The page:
The Palace of Fine Arts is gorgeous, but you mostly go look at it for the outside architecture, and I could see that fine through the bus window. I got out at Grace Cathedral, because it’s beautiful and I haven’t been there since I was in college (I went with a couple of classmates for an art history project), and I looked at the sculpture garden outside the new DeYoung Museum, which was very, umm, modern, and I probably could’ve skipped that too without missing much. Lunch in Sausalito was nice, although we chose a place the tour guide recommended primarily for its speedy service, because you do not want to miss the bus on these tours. Then most of the tour folks caught the ferry back to San Francisco with our original guide, while the dozen or so of us going on to Muir Woods got into a smaller bus with a new guide.
If you’ve never been to Muir Woods, I highly recommend it if you ever get the chance because it’s gorgeous. Quiet and dim, huge redwoods, laurels, a little creek running down the middle of the valley… and we saw deer! I know that’s kind of a boring, everyday thing for some folks who read this, but it was pretty darned cool for us. The paths are fenced — low, wooden railings on either side — and you’re not supposed to go off the paths. The deer come amazingly close to the paths to feed; it seems like they’ve figured out that so long as they don’t get too close to the path, all the two-legged critters that walk up and down it won’t bother them. The first one, a large doe, was about ten yards or so away. The second, a really small deer our pamphlet said was full-grown, just small, was within about three yards of the path, perched on a big, fallen log and reaching up for leaves over its head. You couldn’t quite have bent over the railing and touched it, but it was pretty close to it. That was pretty amazing.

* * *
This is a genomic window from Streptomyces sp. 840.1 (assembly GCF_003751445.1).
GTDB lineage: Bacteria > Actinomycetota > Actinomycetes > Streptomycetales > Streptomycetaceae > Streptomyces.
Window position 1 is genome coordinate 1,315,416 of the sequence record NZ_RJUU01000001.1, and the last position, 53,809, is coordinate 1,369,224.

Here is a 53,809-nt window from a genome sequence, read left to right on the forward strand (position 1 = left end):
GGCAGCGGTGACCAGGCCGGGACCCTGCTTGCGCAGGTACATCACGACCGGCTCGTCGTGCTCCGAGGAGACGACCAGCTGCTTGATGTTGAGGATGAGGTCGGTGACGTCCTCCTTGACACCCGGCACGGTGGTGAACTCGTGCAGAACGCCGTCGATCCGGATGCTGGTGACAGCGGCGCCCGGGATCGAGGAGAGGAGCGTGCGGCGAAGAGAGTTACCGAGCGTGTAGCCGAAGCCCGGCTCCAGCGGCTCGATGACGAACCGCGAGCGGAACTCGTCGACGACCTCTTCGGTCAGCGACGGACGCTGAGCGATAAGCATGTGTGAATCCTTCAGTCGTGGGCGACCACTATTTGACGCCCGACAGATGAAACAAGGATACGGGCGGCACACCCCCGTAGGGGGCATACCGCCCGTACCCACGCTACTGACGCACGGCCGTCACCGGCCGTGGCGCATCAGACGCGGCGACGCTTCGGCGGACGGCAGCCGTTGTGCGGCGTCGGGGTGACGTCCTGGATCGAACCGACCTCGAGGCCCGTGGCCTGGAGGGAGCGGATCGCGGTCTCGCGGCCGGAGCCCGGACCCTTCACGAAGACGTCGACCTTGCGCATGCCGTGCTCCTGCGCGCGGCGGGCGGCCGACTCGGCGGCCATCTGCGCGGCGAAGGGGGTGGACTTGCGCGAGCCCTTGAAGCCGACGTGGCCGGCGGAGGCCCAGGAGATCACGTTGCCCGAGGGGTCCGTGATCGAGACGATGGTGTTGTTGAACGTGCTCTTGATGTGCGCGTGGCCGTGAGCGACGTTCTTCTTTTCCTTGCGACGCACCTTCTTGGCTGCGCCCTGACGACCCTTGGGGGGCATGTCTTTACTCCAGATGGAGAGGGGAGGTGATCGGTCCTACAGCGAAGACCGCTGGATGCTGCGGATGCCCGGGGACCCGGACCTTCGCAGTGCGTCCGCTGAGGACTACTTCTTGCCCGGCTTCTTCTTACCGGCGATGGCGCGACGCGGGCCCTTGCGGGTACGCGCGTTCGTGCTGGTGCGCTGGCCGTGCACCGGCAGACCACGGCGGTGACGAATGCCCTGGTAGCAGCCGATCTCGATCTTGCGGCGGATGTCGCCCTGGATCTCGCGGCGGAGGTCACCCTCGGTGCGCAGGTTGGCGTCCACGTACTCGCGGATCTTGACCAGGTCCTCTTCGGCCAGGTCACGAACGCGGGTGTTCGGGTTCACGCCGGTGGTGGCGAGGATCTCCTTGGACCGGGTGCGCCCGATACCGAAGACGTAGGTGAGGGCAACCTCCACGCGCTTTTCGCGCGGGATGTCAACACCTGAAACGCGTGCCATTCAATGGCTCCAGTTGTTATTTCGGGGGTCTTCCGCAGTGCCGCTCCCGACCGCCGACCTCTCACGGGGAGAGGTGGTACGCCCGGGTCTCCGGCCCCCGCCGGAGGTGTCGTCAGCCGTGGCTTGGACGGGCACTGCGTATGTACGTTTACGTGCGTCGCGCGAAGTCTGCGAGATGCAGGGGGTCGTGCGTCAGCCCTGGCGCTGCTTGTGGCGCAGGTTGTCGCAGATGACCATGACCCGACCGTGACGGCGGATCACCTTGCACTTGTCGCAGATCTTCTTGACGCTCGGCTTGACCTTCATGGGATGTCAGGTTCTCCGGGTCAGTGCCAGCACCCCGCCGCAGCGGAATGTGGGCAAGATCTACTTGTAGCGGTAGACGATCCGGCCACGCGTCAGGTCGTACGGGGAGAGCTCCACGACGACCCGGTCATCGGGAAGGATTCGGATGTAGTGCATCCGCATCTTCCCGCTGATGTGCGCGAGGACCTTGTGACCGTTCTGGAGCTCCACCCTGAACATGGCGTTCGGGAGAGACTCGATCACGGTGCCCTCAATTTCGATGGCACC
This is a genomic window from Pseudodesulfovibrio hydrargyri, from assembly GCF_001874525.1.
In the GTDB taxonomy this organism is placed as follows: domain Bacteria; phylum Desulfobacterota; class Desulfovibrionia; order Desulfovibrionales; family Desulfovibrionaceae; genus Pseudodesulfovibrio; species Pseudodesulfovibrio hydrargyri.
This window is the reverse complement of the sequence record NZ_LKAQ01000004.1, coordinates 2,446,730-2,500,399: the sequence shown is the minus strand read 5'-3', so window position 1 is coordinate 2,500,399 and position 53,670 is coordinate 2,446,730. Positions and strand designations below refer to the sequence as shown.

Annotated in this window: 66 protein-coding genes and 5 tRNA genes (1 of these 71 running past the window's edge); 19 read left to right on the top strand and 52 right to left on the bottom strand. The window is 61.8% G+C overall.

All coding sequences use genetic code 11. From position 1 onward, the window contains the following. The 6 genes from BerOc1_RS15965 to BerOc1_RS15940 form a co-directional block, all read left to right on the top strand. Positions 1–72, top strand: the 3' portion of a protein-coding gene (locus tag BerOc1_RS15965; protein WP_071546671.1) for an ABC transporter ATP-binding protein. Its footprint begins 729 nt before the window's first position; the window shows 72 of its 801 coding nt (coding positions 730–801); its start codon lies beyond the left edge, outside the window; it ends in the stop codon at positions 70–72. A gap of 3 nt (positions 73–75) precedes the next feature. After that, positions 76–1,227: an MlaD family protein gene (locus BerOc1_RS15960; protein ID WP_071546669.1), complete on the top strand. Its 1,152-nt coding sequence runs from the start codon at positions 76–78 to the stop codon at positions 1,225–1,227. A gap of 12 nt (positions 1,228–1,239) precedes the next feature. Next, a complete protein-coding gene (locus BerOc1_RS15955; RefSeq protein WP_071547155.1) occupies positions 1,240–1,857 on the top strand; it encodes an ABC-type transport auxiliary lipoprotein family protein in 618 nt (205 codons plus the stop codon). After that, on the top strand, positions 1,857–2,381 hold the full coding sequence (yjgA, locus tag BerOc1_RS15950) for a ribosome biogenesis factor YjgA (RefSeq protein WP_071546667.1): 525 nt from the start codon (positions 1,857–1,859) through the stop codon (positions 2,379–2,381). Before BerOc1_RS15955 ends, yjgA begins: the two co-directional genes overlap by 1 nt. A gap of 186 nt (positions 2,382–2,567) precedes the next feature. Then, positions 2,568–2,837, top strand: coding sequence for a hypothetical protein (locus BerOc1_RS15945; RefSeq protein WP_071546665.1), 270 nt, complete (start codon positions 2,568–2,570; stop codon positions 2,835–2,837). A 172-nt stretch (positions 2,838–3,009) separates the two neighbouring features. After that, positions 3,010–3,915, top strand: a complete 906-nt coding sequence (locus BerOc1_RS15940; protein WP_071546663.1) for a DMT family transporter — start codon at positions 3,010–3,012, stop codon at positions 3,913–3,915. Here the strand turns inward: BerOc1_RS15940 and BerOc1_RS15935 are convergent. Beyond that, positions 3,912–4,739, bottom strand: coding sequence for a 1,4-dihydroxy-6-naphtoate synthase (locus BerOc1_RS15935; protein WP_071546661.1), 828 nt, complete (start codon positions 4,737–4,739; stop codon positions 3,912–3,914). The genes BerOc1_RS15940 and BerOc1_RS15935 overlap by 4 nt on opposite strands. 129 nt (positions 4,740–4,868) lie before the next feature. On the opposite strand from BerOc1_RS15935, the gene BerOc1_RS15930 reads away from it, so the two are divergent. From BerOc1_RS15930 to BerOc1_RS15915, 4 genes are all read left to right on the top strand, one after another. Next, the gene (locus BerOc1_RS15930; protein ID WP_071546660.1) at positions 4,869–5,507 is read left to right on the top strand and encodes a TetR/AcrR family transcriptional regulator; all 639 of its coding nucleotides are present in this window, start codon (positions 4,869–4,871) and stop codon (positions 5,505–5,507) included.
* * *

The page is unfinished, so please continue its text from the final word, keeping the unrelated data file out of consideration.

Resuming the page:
The valley is narrow, and the path runs on either side of the creek, with a series of numbered bridges. Our guide said that up to bridge three, over to the other side and back was about a mile loop. Up to bridge four and back was two miles. Usually I’d have gone for bridge four, cane and all, but with my foot still torn up I thought bridge three was the more prudent walk, and that one worked fine. We didn’t hurry, and we still got back with plenty of time to spare before leaving; we sat on the railing in the middle of bridge one and just hung out in the quiet, listening to the water for a bit.